Joaquin Torres-Garcia, Construction in White and Black (1938), oil on paper mounted on wood, 31-3/4″ x 40-1/8″; courtesy The Museum of Modern Art, NY
* * *
The following review was originally published in the July 26, 1999 edition of The New York Observer and is posted here on the occasion of “Joaquin Torres-Garcia: Arcadian Modern” at The Museum of Modern Art.
The Uruguayan painter Joaquín Torres-García (1874-1949) is an artist whose work has not been much in evidence in New York in recent years. For those of us who have been brought to a standstill by the cursory picture found in group shows here and there, the fact that Torres-García’s work has been consigned to the storage racks of our cultural institutions is frustrating.
Almost as frustrating is the mini-retrospective of his works-on-paper currently at Cecilia De Torres Ltd. This is not to say that the exhibition, which serves as a commemoration of the 50th anniversary of the artist’s death, contains negligible works of art. Quite the contrary: There’s a lot to delight the eye in this handsome and heartfelt show. It’s frustrating in that the exhibition whets our appetite for a more comprehensive overview of the oeuvre. For what is in evidence is an art that is simultaneously modern and, if not quite anti-modern, then deeply nostalgic for the primordial. That it is so without overt contradiction makes Torres-García an all the more intriguing figure.
Although Torres-García was born and died in Uruguay, his formative years as an artist were spent abroad in a fairly discontinuous manner. Following the trajectory of the drawings included in the exhibition, one sees him traveling from Barcelona to New York to Paris to Montevideo and to Madrid. (He spent two years in Italy as well, a sojourn not documented in this show.) In Barcelona, he assisted Antonio Gaudí, and in New York he enjoyed the patronage of Isabelle Whitney.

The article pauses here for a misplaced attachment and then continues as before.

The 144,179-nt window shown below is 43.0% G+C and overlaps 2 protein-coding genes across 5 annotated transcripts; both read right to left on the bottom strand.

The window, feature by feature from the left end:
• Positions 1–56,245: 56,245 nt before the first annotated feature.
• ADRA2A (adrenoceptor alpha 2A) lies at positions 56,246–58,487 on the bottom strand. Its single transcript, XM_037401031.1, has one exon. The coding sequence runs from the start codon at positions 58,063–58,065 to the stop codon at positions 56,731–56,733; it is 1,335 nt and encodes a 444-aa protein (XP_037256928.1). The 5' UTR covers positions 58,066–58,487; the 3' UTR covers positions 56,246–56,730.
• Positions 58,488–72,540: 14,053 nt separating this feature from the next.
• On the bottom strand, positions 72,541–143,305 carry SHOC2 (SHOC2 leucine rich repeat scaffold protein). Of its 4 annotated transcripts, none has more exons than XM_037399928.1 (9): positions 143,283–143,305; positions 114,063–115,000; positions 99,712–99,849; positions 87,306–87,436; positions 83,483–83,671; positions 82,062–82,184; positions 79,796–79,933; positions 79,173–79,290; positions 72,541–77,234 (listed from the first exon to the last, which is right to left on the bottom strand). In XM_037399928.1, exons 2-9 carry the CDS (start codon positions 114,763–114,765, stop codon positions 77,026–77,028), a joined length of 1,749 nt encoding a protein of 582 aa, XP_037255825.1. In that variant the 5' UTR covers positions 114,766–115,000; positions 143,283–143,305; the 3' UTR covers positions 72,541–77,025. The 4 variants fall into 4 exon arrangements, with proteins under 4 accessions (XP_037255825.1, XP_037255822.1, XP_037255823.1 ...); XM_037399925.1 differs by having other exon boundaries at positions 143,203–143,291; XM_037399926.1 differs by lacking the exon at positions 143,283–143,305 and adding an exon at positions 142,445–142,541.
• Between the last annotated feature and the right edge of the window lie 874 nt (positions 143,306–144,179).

* * *
In 1926, Torres-García settled in Paris and met up with a veritable who’s-who of Modernism: Pablo Picasso, Georges Braque, Juan Gris, Hans Arp and Sophie Tauber-Arp, Jean Hélion, Julio Gonzalez (a friend from Barcelona) and, most significantly, Piet Mondrian. Torres-García’s signature pictographs owe much of their organizing structure to the rigorous neo-plasticism of the Dutch master.
Torres-García’s constructivism was less pure than Mondrian’s and given to pan-cultural symbolism. A wide variety of artistic and cultural motifs–from African masks to Greek amphoras, from the art of Northwest Coast Native Americans to the Eiffel Tower–informs his pictorial vocabulary. Torres-García’s compositional armatures serve as cubbies within which abbreviated, linear symbols are stacked and packed. That architectonic framework takes on the character of a beehive–efficient, busy and dense.
The artist’s iconography is concise and snappy, reflecting his love of the high-end cartoons he discovered while living in New York. Although those emblems carry specific correlatives-in Tradíción (1936), one sees Torres-García graphing out his artistic philosophy–one doesn’t necessarily have to read each piece as a kind of cosmological rebus. His pictures, by turn whimsical and stoic, add up as art even if we remain unsure of their ultimate meaning.
Joaquin Torres-Garcia, Constructive with Four Figures (1932); photo by Pablo Almansa; courtesy The Museum of Modern Art
* * *
Torres-García’s universalist diagrams, with their melding of the modem and the mythic, bring to mind the stirrings of the New York School. A small pencil drawing, ca. 1937-38, could well be the blueprint for Adolph Gottlieb’s series of pictographs. Of course, there was always something a bit phony about Gottlieb’s primitivist longings and there was, one gathers, a modicum of self-delusion to Torres-García as well. Here, after all, was a worldly and sophisticated man who claimed to be “a primitive.” His paintings, however, transmute such incongruity into an earthy and engaging vision.
“The artist,” wrote Torres-García. “is a moral being.” Such an axiom may seem naive to us today, but that says more about our own culture than it does about Torres García’s encompassing and humane art.
© 1999 Mario Naves